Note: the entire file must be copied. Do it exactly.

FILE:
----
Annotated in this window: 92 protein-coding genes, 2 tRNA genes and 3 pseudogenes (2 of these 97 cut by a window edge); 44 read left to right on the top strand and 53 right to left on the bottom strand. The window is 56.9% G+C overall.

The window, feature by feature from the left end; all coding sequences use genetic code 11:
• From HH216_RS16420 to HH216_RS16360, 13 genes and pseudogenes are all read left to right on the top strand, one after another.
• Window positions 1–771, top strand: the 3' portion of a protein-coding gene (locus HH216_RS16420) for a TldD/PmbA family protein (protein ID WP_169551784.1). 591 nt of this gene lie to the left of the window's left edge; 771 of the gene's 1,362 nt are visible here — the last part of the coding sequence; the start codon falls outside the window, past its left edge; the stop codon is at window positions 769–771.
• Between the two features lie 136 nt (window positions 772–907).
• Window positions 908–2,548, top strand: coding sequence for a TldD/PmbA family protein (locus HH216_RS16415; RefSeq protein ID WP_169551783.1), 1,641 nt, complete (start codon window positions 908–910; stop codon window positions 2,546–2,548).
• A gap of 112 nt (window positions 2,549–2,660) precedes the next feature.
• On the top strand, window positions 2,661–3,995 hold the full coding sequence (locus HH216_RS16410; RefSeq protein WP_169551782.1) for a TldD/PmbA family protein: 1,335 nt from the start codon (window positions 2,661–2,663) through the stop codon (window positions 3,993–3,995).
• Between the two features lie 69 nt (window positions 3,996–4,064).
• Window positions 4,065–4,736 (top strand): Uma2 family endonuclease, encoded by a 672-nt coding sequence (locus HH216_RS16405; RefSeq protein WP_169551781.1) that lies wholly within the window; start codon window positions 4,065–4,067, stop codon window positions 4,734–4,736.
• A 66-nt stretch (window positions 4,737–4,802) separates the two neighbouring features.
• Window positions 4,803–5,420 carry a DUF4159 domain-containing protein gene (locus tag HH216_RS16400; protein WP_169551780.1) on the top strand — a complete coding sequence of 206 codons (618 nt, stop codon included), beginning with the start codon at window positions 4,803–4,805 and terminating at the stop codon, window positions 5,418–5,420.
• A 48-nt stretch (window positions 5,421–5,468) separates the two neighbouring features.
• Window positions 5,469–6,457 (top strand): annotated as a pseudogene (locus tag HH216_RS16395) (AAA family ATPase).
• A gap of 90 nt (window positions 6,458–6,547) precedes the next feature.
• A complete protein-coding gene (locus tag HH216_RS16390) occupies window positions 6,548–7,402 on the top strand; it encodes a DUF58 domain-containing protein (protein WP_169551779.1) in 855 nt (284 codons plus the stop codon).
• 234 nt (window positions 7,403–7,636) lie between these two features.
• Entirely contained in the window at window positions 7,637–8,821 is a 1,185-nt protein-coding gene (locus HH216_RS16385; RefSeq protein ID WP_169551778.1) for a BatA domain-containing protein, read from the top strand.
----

Annotated in this window: 92 protein-coding genes, 2 tRNA genes and 3 pseudogenes (2 of these 97 cut by a window edge); 44 read left to right on the top strand and 53 right to left on the bottom strand. The window is 56.9% G+C overall.

The window, feature by feature from the left end; all coding sequences use genetic code 11:
• From HH216_RS16420 to HH216_RS16360, 13 genes and pseudogenes are all read left to right on the top strand, one after another.
• Window positions 1–771, top strand: the 3' portion of a protein-coding gene (locus HH216_RS16420) for a TldD/PmbA family protein (protein ID WP_169551784.1). 591 nt of this gene lie to the left of the window's left edge; 771 of the gene's 1,362 nt are visible here — the last part of the coding sequence; the start codon falls outside the window, past its left edge; the stop codon is at window positions 769–771.
• Between the two features lie 136 nt (window positions 772–907).
• Window positions 908–2,548, top strand: coding sequence for a TldD/PmbA family protein (locus HH216_RS16415; RefSeq protein ID WP_169551783.1), 1,641 nt, complete (start codon window positions 908–910; stop codon window positions 2,546–2,548).
• A gap of 112 nt (window positions 2,549–2,660) precedes the next feature.
• On the top strand, window positions 2,661–3,995 hold the full coding sequence (locus HH216_RS16410; RefSeq protein WP_169551782.1) for a TldD/PmbA family protein: 1,335 nt from the start codon (window positions 2,661–2,663) through the stop codon (window positions 3,993–3,995).
• Between the two features lie 69 nt (window positions 3,996–4,064).
• Window positions 4,065–4,736 (top strand): Uma2 family endonuclease, encoded by a 672-nt coding sequence (locus HH216_RS16405; RefSeq protein WP_169551781.1) that lies wholly within the window; start codon window positions 4,065–4,067, stop codon window positions 4,734–4,736.
• A 66-nt stretch (window positions 4,737–4,802) separates the two neighbouring features.
• Window positions 4,803–5,420 carry a DUF4159 domain-containing protein gene (locus tag HH216_RS16400; protein WP_169551780.1) on the top strand — a complete coding sequence of 206 codons (618 nt, stop codon included), beginning with the start codon at window positions 4,803–4,805 and terminating at the stop codon, window positions 5,418–5,420.
• A 48-nt stretch (window positions 5,421–5,468) separates the two neighbouring features.
• Window positions 5,469–6,457 (top strand): annotated as a pseudogene (locus tag HH216_RS16395) (AAA family ATPase).
• A gap of 90 nt (window positions 6,458–6,547) precedes the next feature.
• A complete protein-coding gene (locus tag HH216_RS16390) occupies window positions 6,548–7,402 on the top strand; it encodes a DUF58 domain-containing protein (protein WP_169551779.1) in 855 nt (284 codons plus the stop codon).
• 234 nt (window positions 7,403–7,636) lie between these two features.
• Entirely contained in the window at window positions 7,637–8,821 is a 1,185-nt protein-coding gene (locus HH216_RS16385; RefSeq protein ID WP_169551778.1) for a BatA domain-containing protein, read from the top strand.